So of course she was completely baffled when I told her she couldn’t make any more Zwarte Pieten out of black construction paper. ‘How could the school not warn us?’ I railed over dinner that night. ‘Do parents not get the choice to opt out of this?’

And then the Zwarte Pieten were everywhere: in the windows of the cake shop on the corner, their colourful suits deranged and cheerful; on the walls of my son’s day-care where infants stared up at them absently, their unfocused eyes drawn to the contrast of black faces against white walls; and finally, gallivanting through city centre by the hundreds, their white skin painted black as black.

With every painted Piet we saw, I felt like I had to remind my kids: this isn’t okay for you. Would they believe otherwise if I failed to speak up? But Zwarte Piet was around every corner. I got tired of the sound of my own voice straining for ways to talk about something so tricky with people so small. I got tired of taking the fun out everything. We resolved to just leave town the next year.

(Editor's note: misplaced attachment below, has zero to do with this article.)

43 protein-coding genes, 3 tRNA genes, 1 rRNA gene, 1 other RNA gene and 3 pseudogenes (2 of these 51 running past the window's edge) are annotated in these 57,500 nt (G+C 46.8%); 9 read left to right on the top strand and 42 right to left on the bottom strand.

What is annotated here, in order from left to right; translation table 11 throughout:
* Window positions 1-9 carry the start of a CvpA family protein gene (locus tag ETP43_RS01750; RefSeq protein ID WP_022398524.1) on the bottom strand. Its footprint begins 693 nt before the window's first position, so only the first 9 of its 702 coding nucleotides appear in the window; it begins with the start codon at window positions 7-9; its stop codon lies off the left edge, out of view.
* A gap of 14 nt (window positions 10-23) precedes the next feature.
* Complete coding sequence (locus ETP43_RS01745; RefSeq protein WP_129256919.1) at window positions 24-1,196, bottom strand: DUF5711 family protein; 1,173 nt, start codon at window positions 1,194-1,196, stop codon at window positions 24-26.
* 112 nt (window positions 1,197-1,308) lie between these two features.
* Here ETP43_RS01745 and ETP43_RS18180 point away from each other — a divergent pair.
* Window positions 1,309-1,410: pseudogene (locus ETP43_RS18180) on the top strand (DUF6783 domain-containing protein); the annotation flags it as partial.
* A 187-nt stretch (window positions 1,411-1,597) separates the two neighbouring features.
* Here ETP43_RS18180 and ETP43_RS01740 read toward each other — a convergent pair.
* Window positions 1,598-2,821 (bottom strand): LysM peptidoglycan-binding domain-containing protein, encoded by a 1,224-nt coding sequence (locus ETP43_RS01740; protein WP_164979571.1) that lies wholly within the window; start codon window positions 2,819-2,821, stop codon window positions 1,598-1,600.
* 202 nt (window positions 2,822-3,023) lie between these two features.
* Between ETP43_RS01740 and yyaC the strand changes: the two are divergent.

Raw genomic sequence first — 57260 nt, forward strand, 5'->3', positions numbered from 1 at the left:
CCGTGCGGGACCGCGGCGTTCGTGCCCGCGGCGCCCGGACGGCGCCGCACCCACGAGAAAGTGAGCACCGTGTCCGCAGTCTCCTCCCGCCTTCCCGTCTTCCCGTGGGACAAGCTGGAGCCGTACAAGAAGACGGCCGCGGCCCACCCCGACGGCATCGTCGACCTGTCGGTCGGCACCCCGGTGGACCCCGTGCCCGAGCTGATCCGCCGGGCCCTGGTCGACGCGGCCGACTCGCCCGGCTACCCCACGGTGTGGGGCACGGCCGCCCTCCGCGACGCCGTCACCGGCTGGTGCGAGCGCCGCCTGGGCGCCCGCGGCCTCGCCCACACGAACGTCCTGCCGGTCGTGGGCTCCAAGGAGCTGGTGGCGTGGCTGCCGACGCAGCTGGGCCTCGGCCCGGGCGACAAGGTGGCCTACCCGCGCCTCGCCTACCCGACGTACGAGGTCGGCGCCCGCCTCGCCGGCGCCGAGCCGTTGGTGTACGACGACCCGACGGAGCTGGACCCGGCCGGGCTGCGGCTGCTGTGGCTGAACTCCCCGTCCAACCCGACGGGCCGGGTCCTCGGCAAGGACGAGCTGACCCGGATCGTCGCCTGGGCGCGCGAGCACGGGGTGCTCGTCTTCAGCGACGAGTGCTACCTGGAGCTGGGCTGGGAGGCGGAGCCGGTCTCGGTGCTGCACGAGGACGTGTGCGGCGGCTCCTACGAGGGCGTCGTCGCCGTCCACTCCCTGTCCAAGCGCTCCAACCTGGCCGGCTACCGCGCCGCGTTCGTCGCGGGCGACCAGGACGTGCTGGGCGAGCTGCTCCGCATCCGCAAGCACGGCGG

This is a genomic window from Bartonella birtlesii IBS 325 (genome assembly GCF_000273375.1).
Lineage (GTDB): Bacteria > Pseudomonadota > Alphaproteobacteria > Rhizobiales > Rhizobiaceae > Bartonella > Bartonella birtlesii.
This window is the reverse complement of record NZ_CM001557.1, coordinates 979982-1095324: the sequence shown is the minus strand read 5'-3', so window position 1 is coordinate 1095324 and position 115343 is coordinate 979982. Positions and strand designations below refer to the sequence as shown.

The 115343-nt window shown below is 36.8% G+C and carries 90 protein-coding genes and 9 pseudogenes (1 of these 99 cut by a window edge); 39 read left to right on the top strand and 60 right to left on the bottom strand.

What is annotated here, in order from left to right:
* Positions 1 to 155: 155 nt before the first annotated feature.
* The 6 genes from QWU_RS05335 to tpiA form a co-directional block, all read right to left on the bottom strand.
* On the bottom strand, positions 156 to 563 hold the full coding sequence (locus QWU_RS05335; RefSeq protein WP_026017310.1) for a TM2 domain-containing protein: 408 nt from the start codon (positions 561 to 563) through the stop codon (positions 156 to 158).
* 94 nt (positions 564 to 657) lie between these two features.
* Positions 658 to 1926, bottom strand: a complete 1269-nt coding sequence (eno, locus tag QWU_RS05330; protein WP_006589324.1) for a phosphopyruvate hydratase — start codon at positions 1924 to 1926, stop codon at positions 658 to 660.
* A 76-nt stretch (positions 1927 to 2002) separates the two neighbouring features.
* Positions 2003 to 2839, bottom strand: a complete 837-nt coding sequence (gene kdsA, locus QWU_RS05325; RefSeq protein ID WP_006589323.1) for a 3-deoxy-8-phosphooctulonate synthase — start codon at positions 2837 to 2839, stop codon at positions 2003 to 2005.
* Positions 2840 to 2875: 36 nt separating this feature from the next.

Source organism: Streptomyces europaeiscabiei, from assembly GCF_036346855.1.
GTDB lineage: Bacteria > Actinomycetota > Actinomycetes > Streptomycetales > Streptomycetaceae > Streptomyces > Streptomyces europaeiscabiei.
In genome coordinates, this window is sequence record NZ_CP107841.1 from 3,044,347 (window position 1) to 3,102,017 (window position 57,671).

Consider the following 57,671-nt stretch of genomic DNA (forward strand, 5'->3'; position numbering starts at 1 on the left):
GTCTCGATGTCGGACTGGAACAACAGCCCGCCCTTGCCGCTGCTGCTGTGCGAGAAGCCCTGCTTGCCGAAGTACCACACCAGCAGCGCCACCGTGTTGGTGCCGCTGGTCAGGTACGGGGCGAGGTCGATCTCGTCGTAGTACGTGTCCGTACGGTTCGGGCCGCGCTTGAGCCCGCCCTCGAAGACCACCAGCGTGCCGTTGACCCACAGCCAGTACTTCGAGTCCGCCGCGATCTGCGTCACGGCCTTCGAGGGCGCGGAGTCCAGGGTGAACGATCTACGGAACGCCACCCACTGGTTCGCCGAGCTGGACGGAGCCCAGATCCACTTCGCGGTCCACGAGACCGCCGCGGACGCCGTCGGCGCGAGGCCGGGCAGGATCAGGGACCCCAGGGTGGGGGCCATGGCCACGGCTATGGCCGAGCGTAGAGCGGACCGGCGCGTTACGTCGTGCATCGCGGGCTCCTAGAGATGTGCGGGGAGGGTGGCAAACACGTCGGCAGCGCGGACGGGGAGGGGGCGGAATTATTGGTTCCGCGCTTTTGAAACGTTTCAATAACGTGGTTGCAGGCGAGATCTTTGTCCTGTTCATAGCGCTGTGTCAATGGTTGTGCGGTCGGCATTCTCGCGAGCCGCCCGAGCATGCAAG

Something was off

Then one day my daughter came home with news: she had been moved next to one of her Dutch friends in class. He’s black. But something was off; she was worried. ‘I’m nervous, mama. What if he plays tricks on me?’

And there it was: all my talking, preaching, teaching – undone by the power of a picture and a story. Her teacher assured me that for the kids, Zwarte Piet was not about race. But without any help from an adult, my daughter’s young mind had made the very short leap from a black construction paper face to the only other black face in the room.

I tried again. ‘Hey. You know how all the kids tease you because you don’t understand much Dutch? And you feel so different?’

‘Yes, I hate it.’

‘How do you think your friend feels when kids think he is a Zwarte Piet just because he has dark skin?’ The question felt hopeless after so many futile attempts, but something must have landed. The next day she told me the two had played together all afternoon.